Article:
These kids didn’t end up in the foster system although a few came from orphanages. I want to share these three articles with you written today. BB shared a few yesterdays. Don’t get me wrong. Adoption isn’t like they used to do which was to dump a girl in an unwed mother’s home, take the child from her, then put the child wherever. But, it still has that feeling that the state shouldn’t be forcing child trafficking and making women nothing but vessels. This is the worst kind of state interference in a woman’s moral agency. It’s autocratic and it’s purely based on one’s interpretation of a few religions. Babies are not commodities. Fetuses cannot live on their own and women do not just play passive host vessels. My last much wanted pregnancy nearly killed both of us and me several times with cancer I developed during it. Every woman has a different story and every child has a different story. The state just can’t write us all off under one big power grab like we’re all property. It’s a woman’s decision to make. PERIOD.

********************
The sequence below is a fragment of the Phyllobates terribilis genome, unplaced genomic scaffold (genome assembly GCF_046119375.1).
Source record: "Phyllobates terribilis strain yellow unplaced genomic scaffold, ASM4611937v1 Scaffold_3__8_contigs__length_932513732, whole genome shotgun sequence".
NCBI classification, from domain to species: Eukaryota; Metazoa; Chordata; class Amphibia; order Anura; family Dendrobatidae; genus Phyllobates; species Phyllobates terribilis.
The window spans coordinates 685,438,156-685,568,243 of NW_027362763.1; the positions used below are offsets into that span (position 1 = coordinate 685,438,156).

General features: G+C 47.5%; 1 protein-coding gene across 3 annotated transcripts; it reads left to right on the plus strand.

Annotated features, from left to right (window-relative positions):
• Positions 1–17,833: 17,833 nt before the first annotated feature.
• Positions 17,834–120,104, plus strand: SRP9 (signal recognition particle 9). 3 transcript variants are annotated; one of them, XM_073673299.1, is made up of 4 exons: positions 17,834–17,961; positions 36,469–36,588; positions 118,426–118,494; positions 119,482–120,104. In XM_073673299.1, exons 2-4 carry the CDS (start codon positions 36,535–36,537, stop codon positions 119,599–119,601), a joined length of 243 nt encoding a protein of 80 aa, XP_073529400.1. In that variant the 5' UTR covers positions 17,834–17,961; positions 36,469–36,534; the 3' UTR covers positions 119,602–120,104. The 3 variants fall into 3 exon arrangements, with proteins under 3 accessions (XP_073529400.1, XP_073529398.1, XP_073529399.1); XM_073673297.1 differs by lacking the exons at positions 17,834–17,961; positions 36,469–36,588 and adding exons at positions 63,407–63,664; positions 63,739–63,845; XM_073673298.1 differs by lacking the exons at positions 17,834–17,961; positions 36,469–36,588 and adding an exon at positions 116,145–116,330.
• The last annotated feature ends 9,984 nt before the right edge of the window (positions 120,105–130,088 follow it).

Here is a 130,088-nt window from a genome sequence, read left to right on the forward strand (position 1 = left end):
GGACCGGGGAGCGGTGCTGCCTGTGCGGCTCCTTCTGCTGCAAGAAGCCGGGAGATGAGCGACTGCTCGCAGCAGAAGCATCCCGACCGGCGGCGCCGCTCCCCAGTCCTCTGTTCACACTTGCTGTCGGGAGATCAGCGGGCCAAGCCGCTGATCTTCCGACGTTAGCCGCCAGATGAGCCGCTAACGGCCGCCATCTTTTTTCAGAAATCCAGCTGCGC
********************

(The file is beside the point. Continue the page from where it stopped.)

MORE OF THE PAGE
Twice in oral arguments this week for the abortion case that could overturn Roe v. Wade, Supreme Court Justice Amy Coney Barrett asked pro-choice advocates: Would banning abortion be so bad if women could just drop their newborns at the fire station for someone else to adopt? She conceded that forced pregnancy and birth are “an infringement on bodily autonomy,” but suggested, misleadingly, that the real choice is between having a later abortion and “the state requiring the woman to go 15, 16 weeks more and then terminate parental rights at the conclusion.”If advocates for abortion rights were so worried that “the consequences of parenting and the obligations of motherhood that flow from pregnancy” would harm women, asked Barrett, who adopted two children from Haiti, “Why don’t the safe-haven laws take care of that problem?”